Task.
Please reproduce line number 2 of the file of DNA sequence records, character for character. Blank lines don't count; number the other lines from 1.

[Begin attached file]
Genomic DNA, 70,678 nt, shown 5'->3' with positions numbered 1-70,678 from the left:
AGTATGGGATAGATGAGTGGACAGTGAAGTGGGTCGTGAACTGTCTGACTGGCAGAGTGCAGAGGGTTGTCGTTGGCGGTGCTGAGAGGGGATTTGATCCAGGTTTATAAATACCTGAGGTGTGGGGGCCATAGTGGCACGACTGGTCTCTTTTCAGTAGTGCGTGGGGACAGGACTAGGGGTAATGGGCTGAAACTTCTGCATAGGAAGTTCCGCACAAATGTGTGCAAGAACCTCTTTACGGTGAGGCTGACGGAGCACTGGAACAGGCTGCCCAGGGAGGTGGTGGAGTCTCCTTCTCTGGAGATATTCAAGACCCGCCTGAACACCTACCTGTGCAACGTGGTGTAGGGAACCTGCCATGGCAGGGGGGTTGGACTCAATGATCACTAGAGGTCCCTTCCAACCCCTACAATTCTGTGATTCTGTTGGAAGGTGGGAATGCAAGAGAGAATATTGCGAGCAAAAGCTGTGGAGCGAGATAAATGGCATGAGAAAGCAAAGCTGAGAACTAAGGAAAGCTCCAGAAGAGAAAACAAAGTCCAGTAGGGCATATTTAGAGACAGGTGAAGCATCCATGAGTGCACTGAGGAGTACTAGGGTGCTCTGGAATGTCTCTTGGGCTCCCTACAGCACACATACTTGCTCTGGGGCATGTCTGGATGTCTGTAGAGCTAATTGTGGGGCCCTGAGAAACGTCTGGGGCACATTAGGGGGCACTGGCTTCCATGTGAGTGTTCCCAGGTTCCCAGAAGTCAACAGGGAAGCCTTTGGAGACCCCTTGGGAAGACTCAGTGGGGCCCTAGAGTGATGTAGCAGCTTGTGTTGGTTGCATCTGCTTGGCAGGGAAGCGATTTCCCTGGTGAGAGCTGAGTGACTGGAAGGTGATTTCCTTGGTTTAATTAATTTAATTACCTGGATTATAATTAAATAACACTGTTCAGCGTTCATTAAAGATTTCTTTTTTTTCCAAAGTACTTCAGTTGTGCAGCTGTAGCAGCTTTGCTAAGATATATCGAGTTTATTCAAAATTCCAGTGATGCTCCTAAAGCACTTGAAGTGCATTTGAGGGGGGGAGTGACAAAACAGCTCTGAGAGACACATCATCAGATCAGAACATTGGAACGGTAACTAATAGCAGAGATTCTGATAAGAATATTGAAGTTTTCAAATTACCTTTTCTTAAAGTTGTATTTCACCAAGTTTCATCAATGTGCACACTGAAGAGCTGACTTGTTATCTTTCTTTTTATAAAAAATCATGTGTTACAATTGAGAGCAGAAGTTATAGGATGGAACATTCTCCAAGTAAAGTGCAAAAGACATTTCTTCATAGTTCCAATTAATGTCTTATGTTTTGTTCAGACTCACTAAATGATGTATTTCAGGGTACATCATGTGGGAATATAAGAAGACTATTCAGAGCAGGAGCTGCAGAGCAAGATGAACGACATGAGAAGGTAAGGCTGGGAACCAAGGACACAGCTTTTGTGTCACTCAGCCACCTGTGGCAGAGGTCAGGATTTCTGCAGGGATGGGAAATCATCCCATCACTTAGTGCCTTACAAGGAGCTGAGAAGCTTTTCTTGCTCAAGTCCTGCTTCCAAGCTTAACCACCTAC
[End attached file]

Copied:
AGTATGGGATAGATGAGTGGACAGTGAAGTGGGTCGTGAACTGTCTGACTGGCAGAGTGCAGAGGGTTGTCGTTGGCGGTGCTGAGAGGGGATTTGATCCAGGTTTATAAATACCTGAGGTGTGGGGGCCATAGTGGCACGACTGGTCTCTTTTCAGTAGTGCGTGGGGACAGGACTAGGGGTAATGGGCTGAAACTTCTGCATAGGAAGTTCCGCACAAATGTGTGCAAGAACCTCTTTACGGTGAGGCTGACGGAGCACTGGAACAGGCTGCCCAGGGAGGTGGTGGAGTCTCCTTCTCTGGAGATATTCAAGACCCGCCTGAACACCTACCTGTGCAACGTGGTGTAGGGAACCTGCCATGGCAGGGGGGTTGGACTCAATGATCACTAGAGGTCCCTTCCAACCCCTACAATTCTGTGATTCTGTTGGAAGGTGGGAATGCAAGAGAGAATATTGCGAGCAAAAGCTGTGGAGCGAGATAAATGGCATGAGAAAGCAAAGCTGAGAACTAAGGAAAGCTCCAGAAGAGAAAACAAAGTCCAGTAGGGCATATTTAGAGACAGGTGAAGCATCCATGAGTGCACTGAGGAGTACTAGGGTGCTCTGGAATGTCTCTTGGGCTCCCTACAGCACACATACTTGCTCTGGGGCATGTCTGGATGTCTGTAGAGCTAATTGTGGGGCCCTGAGAAACGTCTGGGGCACATTAGGGGGCACTGGCTTCCATGTGAGTGTTCCCAGGTTCCCAGAAGTCAACAGGGAAGCCTTTGGAGACCCCTTGGGAAGACTCAGTGGGGCCCTAGAGTGATGTAGCAGCTTGTGTTGGTTGCATCTGCTTGGCAGGGAAGCGATTTCCCTGGTGAGAGCTGAGTGACTGGAAGGTGATTTCCTTGGTTTAATTAATTTAATTACCTGGATTATAATTAAATAACACTGTTCAGCGTTCATTAAAGATTTCTTTTTTTTCCAAAGTACTTCAGTTGTGCAGCTGTAGCAGCTTTGCTAAGATATATCGAGTTTATTCAAAATTCCAGTGATGCTCCTAAAGCACTTGAAGTGCATTTGAGGGGGGGAGTGACAAAACAGCTCTGAGAGACACATCATCAGATCAGAACATTGGAACGGTAACTAATAGCAGAGATTCTGATAAGAATATTGAAGTTTTCAAATTACCTTTTCTTAAAGTTGTATTTCACCAAGTTTCATCAATGTGCACACTGAAGAGCTGACTTGTTATCTTTCTTTTTATAAAAAATCATGTGTTACAATTGAGAGCAGAAGTTATAGGATGGAACATTCTCCAAGTAAAGTGCAAAAGACATTTCTTCATAGTTCCAATTAATGTCTTATGTTTTGTTCAGACTCACTAAATGATGTATTTCAGGGTACATCATGTGGGAATATAAGAAGACTATTCAGAGCAGGAGCTGCAGAGCAAGATGAACGACATGAGAAGGTAAGGCTGGGAACCAAGGACACAGCTTTTGTGTCACTCAGCCACCTGTGGCAGAGGTCAGGATTTCTGCAGGGATGGGAAATCATCCCATCACTTAGTGCCTTACAAGGAGCTGAGAAGCTTTTCTTGCTCAAGTCCTGCTTCCAAGCTTAACCACCTAC